31.01.23 Review

Civil Society: one in five rubles allocated by presidential grants is spent on pro-war projects, while socially oriented NGOs face financial hardship

A large number of independent NGOs are on the verge of collapse as a result of a drop in private donations caused by the war. Simultaneously, patriotic and military GONGOs — ‘government-organised non-governmental organisations’ — have begun to receive unprecedented sums from the state budget for war-related projects. Control over the ‘third sector’ has been a strategic goal of the Russian government since the 2000s; in the 2010s, the Kremlin began to actively oppose Western funding for NGOs in order to make them reliant on the state for funding. As it stands, human rights activity in Russia has all but been pushed out of the legal framework. Socially oriented projects must choose between demonstrating loyalty to the war and receiving public funds, or ceasing operations altogether as a result of increased pressure and a sharp drop in revenue from private donors.

According to the results of the first presidential grant competition held in 2023, more than 700 million rubles of the 4.3 billion rubles allocated were used to finance projects related to the war in Ukraine, aimed at supporting the families of servicemen and youth military-patriotic education. The Ivanovo Oblast Paratroopers Union received 1.3 million roubles to provide ‘social services’ to soldiers' and those returning from combat. Samara's Combat Brotherhood received 3.6 million rubles for a similar project. The Belgorod region’s historical research club Patriot was allocated 491 thousand roubles for its project ‘The Time of New Heroes’ which includes plans for the creation of a memorial garden to honour ‘heroes of the Soviet Union’. Bryansk's Atlant sports and health club received a grant of 996,000 roubles for the project ‘Donbas in the Heart of the Vityaz’: as a result, pre-conscription age Bryansk teenagers will now regularly write letters to Russian fighters in Ukraine. Guards of the Borders, a Sverdlovsk Region organisation, will hold the Vostok-Zapad Sports and Tactical Games for boys in school years 7 through to 11 in exchange for a 1.3 million ruble grant.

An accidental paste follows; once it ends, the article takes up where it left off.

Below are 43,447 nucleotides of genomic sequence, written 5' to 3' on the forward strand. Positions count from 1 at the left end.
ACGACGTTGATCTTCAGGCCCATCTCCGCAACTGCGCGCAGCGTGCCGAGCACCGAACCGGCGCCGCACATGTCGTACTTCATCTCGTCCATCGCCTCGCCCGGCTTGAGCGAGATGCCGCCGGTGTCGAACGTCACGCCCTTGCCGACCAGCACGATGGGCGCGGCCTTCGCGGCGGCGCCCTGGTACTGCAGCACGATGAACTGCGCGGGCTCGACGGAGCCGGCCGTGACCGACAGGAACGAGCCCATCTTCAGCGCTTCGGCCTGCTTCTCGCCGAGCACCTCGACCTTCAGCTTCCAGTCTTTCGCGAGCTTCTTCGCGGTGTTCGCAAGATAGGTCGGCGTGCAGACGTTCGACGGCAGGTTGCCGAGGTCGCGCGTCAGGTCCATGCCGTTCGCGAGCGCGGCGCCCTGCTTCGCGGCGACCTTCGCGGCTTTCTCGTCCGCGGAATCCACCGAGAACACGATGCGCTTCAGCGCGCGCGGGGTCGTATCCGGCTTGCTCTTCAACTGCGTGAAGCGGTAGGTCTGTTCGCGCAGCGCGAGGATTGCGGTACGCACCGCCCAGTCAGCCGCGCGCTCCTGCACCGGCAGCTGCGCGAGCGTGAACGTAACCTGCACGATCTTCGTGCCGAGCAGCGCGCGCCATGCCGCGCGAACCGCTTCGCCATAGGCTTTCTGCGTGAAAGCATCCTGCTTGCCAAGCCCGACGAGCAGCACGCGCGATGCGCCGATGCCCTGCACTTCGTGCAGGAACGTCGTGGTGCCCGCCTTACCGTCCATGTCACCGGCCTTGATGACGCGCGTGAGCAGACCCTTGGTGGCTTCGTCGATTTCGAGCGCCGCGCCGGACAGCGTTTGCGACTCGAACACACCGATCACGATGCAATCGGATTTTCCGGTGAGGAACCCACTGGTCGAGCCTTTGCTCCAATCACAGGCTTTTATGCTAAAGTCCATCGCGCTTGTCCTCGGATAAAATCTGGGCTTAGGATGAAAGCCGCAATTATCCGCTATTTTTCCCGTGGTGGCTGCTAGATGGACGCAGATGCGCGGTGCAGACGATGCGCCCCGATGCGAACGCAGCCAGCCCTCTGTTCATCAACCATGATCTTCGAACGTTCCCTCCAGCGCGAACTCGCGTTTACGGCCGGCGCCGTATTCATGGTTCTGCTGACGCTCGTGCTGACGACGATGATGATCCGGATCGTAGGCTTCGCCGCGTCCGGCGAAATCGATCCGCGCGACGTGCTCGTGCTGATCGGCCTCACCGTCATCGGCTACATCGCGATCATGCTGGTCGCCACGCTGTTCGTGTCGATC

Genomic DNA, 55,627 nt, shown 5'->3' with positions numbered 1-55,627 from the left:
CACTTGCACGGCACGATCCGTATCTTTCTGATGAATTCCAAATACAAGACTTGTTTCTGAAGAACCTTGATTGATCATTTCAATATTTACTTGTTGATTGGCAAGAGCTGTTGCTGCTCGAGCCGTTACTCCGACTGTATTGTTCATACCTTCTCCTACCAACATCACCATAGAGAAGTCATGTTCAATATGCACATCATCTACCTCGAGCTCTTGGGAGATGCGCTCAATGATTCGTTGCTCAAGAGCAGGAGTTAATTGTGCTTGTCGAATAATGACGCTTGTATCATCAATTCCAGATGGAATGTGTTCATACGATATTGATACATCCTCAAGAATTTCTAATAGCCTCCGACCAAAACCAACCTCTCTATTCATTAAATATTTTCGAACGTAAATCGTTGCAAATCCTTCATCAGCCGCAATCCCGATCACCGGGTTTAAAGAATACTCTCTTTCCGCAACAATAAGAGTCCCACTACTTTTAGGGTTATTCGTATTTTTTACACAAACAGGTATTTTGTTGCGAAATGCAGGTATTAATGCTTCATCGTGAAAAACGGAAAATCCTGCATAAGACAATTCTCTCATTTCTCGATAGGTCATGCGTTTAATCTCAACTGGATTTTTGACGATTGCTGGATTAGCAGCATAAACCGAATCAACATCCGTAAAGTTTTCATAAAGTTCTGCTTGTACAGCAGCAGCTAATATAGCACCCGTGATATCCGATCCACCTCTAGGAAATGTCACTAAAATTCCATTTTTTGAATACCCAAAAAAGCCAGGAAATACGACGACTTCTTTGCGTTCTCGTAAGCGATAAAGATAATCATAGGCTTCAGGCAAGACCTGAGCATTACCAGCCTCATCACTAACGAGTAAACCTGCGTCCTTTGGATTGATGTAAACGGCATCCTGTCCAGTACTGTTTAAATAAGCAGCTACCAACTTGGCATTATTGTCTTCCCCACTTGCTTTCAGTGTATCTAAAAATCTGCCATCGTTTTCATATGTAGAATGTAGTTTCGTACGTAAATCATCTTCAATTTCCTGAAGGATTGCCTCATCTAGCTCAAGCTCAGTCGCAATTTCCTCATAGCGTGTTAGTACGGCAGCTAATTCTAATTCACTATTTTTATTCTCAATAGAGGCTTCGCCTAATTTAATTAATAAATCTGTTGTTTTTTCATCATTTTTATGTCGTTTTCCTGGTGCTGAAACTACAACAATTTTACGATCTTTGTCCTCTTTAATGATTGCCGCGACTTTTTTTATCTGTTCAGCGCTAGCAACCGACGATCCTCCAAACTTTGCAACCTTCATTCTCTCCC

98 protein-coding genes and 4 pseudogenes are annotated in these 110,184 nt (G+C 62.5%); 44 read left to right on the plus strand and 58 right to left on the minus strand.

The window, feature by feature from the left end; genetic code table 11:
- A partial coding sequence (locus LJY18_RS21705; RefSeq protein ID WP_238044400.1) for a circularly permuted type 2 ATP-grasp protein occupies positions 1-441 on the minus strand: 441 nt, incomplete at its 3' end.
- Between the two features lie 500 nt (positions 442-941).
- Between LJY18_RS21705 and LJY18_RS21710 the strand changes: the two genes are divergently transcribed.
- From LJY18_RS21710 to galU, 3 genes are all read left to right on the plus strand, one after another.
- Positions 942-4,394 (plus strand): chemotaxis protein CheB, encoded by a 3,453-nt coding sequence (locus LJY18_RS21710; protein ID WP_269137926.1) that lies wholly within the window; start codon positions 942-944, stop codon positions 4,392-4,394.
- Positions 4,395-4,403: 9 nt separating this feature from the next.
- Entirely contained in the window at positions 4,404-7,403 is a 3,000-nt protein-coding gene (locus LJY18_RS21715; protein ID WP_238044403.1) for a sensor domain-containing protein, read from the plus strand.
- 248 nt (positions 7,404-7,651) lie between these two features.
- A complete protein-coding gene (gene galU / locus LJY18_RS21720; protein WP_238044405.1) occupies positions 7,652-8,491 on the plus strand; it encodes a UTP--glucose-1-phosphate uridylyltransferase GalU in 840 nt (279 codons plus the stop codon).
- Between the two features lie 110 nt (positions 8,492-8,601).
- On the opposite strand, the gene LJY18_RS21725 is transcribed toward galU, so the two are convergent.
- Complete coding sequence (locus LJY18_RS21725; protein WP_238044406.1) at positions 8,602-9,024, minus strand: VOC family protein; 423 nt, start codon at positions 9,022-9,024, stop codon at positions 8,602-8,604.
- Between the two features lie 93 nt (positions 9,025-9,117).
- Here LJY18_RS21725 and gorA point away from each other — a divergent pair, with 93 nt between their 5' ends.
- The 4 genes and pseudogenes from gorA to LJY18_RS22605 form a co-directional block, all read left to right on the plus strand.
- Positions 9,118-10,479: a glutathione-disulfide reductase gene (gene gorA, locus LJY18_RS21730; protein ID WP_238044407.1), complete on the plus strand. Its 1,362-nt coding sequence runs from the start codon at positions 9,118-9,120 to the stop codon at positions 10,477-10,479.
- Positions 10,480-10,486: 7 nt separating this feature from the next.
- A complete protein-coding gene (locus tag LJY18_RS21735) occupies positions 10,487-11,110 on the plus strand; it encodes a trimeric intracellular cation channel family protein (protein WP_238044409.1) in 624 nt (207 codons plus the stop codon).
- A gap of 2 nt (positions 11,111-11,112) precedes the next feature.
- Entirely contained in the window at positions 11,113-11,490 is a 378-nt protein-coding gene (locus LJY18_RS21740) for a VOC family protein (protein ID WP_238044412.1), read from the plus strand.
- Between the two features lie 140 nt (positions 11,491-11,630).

According to the Bumaga newspaper, between March and December last year, the St. Petersburg Presidential Grants Foundation has allocated nearly 52 million rubles — one-fifth of all Presidential grants awarded to St. Petersburg NGOs — for war-related projects. The funds were used projects as wide ranging as to assist refugees from occupied territories, gymnastics coaches from the so-called DNR, to combat the stress of the international community's ‘genocide’ against Russia, to open an entrepreneurship school for women in Donbas, and other similar projects. Some of the non-profit organisations that have received presidential grants had previously been deemed unprofitable or had no income. However, the Foundation also supports worthwhile projects that assist people with disabilities and families with multiple children, establish resource centres, and broaden the competencies of palliative care specialists. Of course, there are no human rights organisations or organisations that are not loyal to the Kremlin included on the list. 

Since the early 2000s, the Kremlin has fought for control of civic organisations. In 2001, the Kremlin Palace hosted the Civil Forum for civic organisations, which was opened by a speech by then-new President Vladimir Putin. In the early 2000s, Vladislav Surkov, then Deputy Head of the Presidential Administration, began establishing a front for pro-Kremlin NGOs and became concerned about controlling Russian business financing of the third sector. However, the real pressure on independent civil and human rights organisations began after Putin's return to the presidency and against the backdrop of the 2011-2012 mass protests. The Kremlin has consistently cut off sources of foreign funding for NGOs through ‘foreign agents’ legislation. The parallel development of the presidential grants system for civic organisations (the first grants were distributed in 2006) was intended to replace foreign money and ensure reliable control over the third sector, i.e. to create a GONGO system — ‘government-organised non-governmental organisation’ system.